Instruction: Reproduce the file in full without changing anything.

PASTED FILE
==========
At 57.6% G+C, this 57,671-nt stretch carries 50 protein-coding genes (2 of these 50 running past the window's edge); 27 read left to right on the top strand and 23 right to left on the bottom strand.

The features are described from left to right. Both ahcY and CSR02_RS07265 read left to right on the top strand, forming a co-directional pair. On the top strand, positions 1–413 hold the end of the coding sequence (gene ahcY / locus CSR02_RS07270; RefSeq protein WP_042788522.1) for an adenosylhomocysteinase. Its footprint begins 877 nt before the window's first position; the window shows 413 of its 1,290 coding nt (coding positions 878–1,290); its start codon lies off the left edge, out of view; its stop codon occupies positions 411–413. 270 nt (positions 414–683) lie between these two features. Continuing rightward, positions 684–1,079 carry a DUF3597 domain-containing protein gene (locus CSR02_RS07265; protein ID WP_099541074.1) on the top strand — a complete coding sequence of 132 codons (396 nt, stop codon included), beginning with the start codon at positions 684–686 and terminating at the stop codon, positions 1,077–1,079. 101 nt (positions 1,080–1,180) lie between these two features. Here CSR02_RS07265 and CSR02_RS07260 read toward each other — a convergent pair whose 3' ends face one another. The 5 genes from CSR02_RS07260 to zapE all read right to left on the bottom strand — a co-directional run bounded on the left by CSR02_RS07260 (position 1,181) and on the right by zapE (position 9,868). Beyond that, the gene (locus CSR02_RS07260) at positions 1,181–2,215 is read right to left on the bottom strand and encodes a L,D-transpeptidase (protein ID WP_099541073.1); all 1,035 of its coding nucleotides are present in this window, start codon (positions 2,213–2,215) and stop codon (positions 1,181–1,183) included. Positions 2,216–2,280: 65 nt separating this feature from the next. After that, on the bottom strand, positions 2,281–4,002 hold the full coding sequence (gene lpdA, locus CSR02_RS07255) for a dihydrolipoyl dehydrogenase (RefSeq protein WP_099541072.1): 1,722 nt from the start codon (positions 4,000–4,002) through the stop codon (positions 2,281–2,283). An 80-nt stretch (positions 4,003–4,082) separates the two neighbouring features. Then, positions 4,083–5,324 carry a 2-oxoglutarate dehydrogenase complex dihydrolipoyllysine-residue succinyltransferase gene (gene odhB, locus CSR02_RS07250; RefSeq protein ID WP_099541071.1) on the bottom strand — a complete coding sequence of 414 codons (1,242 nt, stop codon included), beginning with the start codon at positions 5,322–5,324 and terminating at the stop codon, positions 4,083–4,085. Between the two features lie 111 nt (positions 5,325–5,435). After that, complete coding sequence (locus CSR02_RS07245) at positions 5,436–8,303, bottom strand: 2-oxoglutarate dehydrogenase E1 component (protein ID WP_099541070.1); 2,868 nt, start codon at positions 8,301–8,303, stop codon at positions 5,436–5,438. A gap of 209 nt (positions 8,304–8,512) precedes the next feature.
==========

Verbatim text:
At 57.6% G+C, this 57,671-nt stretch carries 50 protein-coding genes (2 of these 50 running past the window's edge); 27 read left to right on the top strand and 23 right to left on the bottom strand.

The features are described from left to right. Both ahcY and CSR02_RS07265 read left to right on the top strand, forming a co-directional pair. On the top strand, positions 1–413 hold the end of the coding sequence (gene ahcY / locus CSR02_RS07270; RefSeq protein WP_042788522.1) for an adenosylhomocysteinase. Its footprint begins 877 nt before the window's first position; the window shows 413 of its 1,290 coding nt (coding positions 878–1,290); its start codon lies off the left edge, out of view; its stop codon occupies positions 411–413. 270 nt (positions 414–683) lie between these two features. Continuing rightward, positions 684–1,079 carry a DUF3597 domain-containing protein gene (locus CSR02_RS07265; protein ID WP_099541074.1) on the top strand — a complete coding sequence of 132 codons (396 nt, stop codon included), beginning with the start codon at positions 684–686 and terminating at the stop codon, positions 1,077–1,079. 101 nt (positions 1,080–1,180) lie between these two features. Here CSR02_RS07265 and CSR02_RS07260 read toward each other — a convergent pair whose 3' ends face one another. The 5 genes from CSR02_RS07260 to zapE all read right to left on the bottom strand — a co-directional run bounded on the left by CSR02_RS07260 (position 1,181) and on the right by zapE (position 9,868). Beyond that, the gene (locus CSR02_RS07260) at positions 1,181–2,215 is read right to left on the bottom strand and encodes a L,D-transpeptidase (protein ID WP_099541073.1); all 1,035 of its coding nucleotides are present in this window, start codon (positions 2,213–2,215) and stop codon (positions 1,181–1,183) included. Positions 2,216–2,280: 65 nt separating this feature from the next. After that, on the bottom strand, positions 2,281–4,002 hold the full coding sequence (gene lpdA, locus CSR02_RS07255) for a dihydrolipoyl dehydrogenase (RefSeq protein WP_099541072.1): 1,722 nt from the start codon (positions 4,000–4,002) through the stop codon (positions 2,281–2,283). An 80-nt stretch (positions 4,003–4,082) separates the two neighbouring features. Then, positions 4,083–5,324 carry a 2-oxoglutarate dehydrogenase complex dihydrolipoyllysine-residue succinyltransferase gene (gene odhB, locus CSR02_RS07250; RefSeq protein ID WP_099541071.1) on the bottom strand — a complete coding sequence of 414 codons (1,242 nt, stop codon included), beginning with the start codon at positions 5,322–5,324 and terminating at the stop codon, positions 4,083–4,085. Between the two features lie 111 nt (positions 5,325–5,435). After that, complete coding sequence (locus CSR02_RS07245) at positions 5,436–8,303, bottom strand: 2-oxoglutarate dehydrogenase E1 component (protein ID WP_099541070.1); 2,868 nt, start codon at positions 8,301–8,303, stop codon at positions 5,436–5,438. A gap of 209 nt (positions 8,304–8,512) precedes the next feature.